The Carmina of Caius Valerius Catullus, by Catullus


Aureli, pater essuritionum,

Non harum modo, sed quot aut fuerunt

Aut sunt aut aliis erunt in annis,

Pedicare cupis meos amores.

Nec clam: nam simul es, iocaris una, 5

Haeres ad latus omnia experiris.

Frustra: nam insidias mihi instruentem

Tangem te prior inrumatione.

Atque id si faceres satur, tacerem:

Nunc ipsum id doleo, quod essurire, 10

A me me, puer et sitire discet.

Quare desine, dum licet pudico,

Ne finem facias, sed inrumatus.


To Aurelius the Skinflint.

Aurelius, father of the famisht crew,

Not sole of starvelings now, but wretches who

Were, are, or shall be in the years to come,

My love, my dearling, fain art thou to strum.

Nor privately; for nigh thou com’st and jestest 5

And to his side close-sticking all things questest.

’Tis vain: while lay’st thou snares for me the worst,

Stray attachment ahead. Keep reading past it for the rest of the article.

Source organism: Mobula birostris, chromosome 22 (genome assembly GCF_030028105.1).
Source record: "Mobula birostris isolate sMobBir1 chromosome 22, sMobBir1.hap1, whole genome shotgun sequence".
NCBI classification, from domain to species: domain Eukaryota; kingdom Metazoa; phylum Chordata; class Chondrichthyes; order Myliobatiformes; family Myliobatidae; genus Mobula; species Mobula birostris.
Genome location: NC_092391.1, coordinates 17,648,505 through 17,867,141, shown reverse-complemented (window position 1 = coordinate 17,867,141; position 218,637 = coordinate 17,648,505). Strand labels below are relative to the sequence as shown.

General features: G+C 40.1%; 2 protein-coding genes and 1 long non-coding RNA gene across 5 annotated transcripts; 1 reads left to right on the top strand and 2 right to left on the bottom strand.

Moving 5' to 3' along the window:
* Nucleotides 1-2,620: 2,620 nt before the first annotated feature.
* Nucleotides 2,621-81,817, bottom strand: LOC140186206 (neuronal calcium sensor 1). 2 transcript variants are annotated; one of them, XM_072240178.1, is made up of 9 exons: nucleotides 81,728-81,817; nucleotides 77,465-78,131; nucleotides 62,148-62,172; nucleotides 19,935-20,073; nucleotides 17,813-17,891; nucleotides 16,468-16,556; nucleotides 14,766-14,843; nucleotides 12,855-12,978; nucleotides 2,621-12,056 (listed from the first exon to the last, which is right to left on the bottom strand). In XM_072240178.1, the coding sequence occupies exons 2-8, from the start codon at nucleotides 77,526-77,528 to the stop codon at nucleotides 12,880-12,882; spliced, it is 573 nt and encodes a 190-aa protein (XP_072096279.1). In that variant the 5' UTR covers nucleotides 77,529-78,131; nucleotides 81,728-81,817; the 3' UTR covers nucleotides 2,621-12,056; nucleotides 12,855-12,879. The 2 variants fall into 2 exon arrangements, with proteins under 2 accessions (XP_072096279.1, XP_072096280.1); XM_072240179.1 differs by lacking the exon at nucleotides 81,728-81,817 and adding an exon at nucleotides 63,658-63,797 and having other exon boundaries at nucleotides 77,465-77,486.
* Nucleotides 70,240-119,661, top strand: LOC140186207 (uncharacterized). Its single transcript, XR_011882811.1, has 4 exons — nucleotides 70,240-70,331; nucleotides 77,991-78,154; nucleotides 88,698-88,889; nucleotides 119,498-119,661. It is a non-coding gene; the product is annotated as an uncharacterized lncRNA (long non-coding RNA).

By —— I will teach thee first.

An food-full thus do thou, my peace I’d keep:

But what (ah me! ah me!) compels me weep 10

Are thirst and famine to my dearling fated.

Cease thou so doing while as modest rated,

Lest to thy will thou win — but ——

Aurelius, father of the famished, in ages past in time now present and in future years yet to come, thou art longing to paedicate my love. Nor is’t done secretly: for thou art with him jesting, closely sticking at his side, trying every means. In vain: for, instructed in thy artifice, I’ll strike home beforehand by irrumating thee. Now if thou didst this to work off the results of full-living I would say naught: but what irks me is that my boy must learn to starve and thirst with thee. Wherefore, desist, whilst thou mayst with modesty, lest thou reach the end — but by being irrumated.

Last updated Sunday, March 27, 2016 at 11:52